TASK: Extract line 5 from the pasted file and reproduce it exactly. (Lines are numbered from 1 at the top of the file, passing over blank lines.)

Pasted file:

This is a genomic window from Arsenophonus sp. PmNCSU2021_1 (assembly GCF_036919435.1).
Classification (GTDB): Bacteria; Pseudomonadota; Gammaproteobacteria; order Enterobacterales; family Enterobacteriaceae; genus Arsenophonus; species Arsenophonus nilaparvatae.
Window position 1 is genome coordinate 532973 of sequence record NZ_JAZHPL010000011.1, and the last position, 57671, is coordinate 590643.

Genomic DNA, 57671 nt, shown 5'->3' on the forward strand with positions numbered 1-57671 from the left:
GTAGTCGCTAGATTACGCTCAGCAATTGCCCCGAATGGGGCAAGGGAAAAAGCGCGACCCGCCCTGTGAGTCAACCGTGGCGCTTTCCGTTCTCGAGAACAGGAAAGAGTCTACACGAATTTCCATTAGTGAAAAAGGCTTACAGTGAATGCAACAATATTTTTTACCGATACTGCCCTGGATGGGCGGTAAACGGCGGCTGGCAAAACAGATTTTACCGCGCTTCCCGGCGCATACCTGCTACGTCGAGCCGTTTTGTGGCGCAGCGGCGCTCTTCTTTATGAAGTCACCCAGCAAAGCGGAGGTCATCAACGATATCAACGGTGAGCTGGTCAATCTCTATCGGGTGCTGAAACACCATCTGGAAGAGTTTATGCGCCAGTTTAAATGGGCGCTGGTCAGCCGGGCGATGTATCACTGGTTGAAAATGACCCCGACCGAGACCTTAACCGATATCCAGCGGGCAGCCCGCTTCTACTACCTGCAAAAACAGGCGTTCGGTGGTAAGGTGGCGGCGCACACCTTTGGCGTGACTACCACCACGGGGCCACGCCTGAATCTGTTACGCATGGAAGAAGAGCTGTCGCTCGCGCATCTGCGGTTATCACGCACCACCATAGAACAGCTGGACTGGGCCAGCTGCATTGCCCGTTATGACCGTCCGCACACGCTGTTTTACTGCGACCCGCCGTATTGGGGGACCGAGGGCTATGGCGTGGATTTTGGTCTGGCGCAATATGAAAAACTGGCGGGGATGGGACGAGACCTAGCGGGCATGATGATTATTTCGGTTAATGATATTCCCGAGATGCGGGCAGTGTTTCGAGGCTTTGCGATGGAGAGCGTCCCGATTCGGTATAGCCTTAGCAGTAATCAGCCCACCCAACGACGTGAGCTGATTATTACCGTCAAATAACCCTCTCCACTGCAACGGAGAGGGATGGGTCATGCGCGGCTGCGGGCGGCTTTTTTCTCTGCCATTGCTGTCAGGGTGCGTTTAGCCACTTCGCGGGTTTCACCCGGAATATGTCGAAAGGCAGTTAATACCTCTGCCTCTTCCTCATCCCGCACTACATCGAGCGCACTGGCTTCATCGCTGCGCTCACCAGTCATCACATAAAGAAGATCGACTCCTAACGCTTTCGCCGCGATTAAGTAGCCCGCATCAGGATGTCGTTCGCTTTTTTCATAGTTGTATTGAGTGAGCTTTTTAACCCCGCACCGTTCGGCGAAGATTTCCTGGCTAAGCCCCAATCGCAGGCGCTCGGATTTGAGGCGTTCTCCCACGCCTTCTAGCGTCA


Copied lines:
GTAGTCGCTAGATTACGCTCAGCAATTGCCCCGAATGGGGCAAGGGAAAAAGCGCGACCCGCCCTGTGAGTCAACCGTGGCGCTTTCCGTTCTCGAGAACAGGAAAGAGTCTACACGAATTTCCATTAGTGAAAAAGGCTTACAGTGAATGCAACAATATTTTTTACCGATACTGCCCTGGATGGGCGGTAAACGGCGGCTGGCAAAACAGATTTTACCGCGCTTCCCGGCGCATACCTGCTACGTCGAGCCGTTTTGTGGCGCAGCGGCGCTCTTCTTTATGAAGTCACCCAGCAAAGCGGAGGTCATCAACGATATCAACGGTGAGCTGGTCAATCTCTATCGGGTGCTGAAACACCATCTGGAAGAGTTTATGCGCCAGTTTAAATGGGCGCTGGTCAGCCGGGCGATGTATCACTGGTTGAAAATGACCCCGACCGAGACCTTAACCGATATCCAGCGGGCAGCCCGCTTCTACTACCTGCAAAAACAGGCGTTCGGTGGTAAGGTGGCGGCGCACACCTTTGGCGTGACTACCACCACGGGGCCACGCCTGAATCTGTTACGCATGGAAGAAGAGCTGTCGCTCGCGCATCTGCGGTTATCACGCACCACCATAGAACAGCTGGACTGGGCCAGCTGCATTGCCCGTTATGACCGTCCGCACACGCTGTTTTACTGCGACCCGCCGTATTGGGGGACCGAGGGCTATGGCGTGGATTTTGGTCTGGCGCAATATGAAAAACTGGCGGGGATGGGACGAGACCTAGCGGGCATGATGATTATTTCGGTTAATGATATTCCCGAGATGCGGGCAGTGTTTCGAGGCTTTGCGATGGAGAGCGTCCCGATTCGGTATAGCCTTAGCAGTAATCAGCCCACCCAACGACGTGAGCTGATTATTACCGTCAAATAACCCTCTCCACTGCAACGGAGAGGGATGGGTCATGCGCGGCTGCGGGCGGCTTTTTTCTCTGCCATTGCTGTCAGGGTGCGTTTAGCCACTTCGCGGGTTTCACCCGGAATATGTCGAAAGGCAGTTAATACCTCTGCCTCTTCCTCATCCCGCACTACATCGAGCGCACTGGCTTCATCGCTGCGCTCACCAGTCATCACATAAAGAAGATCGACTCCTAACGCTTTCGCCGCGATTAAGTAGCCCGCATCAGGATGTCGTTCGCTTTTTTCATAGTTGTATTGAGTGAGCTTTTTAACCCCGCACCGTTCGGCGAAGATTTCCTGGCTAAGCCCCAATCGCAGGCGCTCGGATTTGAGGCGTTCTCCCACGCCTTCTAGCGTCA